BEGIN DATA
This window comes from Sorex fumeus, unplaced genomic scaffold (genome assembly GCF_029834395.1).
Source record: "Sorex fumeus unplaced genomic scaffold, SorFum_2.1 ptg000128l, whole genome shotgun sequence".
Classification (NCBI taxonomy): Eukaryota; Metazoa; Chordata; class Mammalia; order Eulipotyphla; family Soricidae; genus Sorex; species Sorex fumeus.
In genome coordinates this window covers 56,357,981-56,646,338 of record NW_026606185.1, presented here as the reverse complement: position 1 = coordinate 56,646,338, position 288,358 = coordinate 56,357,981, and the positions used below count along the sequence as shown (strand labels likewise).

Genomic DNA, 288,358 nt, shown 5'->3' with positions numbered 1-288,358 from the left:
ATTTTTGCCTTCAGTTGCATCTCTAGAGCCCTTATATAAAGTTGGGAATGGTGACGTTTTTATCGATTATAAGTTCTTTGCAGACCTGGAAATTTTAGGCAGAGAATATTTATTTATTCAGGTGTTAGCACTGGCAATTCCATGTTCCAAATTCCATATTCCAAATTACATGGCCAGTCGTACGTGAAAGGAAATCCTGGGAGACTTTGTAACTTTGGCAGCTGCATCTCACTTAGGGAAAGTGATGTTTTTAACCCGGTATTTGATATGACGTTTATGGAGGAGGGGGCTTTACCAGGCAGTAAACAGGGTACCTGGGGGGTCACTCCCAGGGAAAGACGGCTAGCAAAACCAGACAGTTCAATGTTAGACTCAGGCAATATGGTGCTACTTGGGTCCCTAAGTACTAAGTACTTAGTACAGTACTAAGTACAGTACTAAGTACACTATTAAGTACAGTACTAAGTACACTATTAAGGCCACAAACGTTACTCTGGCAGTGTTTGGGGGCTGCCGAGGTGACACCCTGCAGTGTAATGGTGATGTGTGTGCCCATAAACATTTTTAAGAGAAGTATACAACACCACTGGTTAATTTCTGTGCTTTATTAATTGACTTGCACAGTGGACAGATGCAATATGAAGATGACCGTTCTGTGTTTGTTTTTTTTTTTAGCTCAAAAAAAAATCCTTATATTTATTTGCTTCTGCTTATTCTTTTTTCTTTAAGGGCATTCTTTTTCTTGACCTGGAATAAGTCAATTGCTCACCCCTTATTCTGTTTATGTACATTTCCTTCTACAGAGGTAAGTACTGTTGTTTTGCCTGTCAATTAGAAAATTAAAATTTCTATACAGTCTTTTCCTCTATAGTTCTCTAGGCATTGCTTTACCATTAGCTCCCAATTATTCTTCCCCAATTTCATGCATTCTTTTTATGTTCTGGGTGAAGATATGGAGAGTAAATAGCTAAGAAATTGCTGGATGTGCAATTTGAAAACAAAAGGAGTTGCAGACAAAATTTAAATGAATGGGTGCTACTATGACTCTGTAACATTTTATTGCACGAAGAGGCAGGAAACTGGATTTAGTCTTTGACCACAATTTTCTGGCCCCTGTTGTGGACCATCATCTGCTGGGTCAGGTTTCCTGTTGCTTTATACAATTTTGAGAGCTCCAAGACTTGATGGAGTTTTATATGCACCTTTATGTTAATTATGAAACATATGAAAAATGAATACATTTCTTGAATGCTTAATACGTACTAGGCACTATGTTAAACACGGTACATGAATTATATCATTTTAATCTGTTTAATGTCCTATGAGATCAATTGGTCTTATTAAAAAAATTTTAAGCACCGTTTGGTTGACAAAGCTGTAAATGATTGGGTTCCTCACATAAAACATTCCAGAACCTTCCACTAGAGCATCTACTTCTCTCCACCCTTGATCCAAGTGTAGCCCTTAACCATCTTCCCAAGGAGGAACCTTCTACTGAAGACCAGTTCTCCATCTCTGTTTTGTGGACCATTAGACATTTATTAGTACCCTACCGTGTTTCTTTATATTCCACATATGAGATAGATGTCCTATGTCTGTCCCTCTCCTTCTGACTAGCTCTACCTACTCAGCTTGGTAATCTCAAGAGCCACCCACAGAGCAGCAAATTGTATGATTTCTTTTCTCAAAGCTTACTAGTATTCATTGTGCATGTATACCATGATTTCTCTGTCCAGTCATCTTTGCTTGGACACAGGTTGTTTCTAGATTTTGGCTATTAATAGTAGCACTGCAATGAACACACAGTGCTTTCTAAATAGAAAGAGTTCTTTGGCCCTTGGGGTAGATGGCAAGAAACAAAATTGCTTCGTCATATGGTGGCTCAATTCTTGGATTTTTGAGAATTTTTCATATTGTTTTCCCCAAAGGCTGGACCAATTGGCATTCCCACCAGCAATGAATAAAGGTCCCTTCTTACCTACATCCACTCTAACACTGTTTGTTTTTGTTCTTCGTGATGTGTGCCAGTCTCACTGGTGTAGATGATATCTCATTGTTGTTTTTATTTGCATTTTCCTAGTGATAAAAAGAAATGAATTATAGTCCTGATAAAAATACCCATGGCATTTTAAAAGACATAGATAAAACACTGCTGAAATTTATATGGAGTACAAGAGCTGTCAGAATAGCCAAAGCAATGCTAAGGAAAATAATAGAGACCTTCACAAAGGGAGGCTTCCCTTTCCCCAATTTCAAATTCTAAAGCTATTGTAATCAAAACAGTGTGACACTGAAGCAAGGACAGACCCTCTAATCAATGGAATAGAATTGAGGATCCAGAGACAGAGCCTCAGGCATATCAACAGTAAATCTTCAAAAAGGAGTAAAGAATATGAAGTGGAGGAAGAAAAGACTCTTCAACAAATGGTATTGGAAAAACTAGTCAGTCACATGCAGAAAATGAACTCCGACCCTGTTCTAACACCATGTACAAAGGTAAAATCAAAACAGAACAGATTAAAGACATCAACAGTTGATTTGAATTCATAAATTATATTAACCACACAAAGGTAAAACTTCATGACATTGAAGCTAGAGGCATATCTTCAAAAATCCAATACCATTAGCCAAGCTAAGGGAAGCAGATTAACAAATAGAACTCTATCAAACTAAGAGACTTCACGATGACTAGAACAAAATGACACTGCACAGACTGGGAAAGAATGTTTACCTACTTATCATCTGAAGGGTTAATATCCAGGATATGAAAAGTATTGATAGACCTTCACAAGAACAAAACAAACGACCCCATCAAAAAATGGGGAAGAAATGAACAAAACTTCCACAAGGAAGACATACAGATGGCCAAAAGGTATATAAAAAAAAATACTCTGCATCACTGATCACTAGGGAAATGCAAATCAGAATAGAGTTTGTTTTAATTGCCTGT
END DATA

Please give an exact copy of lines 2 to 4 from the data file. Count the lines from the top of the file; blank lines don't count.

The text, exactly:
Source record: "Sorex fumeus unplaced genomic scaffold, SorFum_2.1 ptg000128l, whole genome shotgun sequence".
Classification (NCBI taxonomy): Eukaryota; Metazoa; Chordata; class Mammalia; order Eulipotyphla; family Soricidae; genus Sorex; species Sorex fumeus.
In genome coordinates this window covers 56,357,981-56,646,338 of record NW_026606185.1, presented here as the reverse complement: position 1 = coordinate 56,646,338, position 288,358 = coordinate 56,357,981, and the positions used below count along the sequence as shown (strand labels likewise).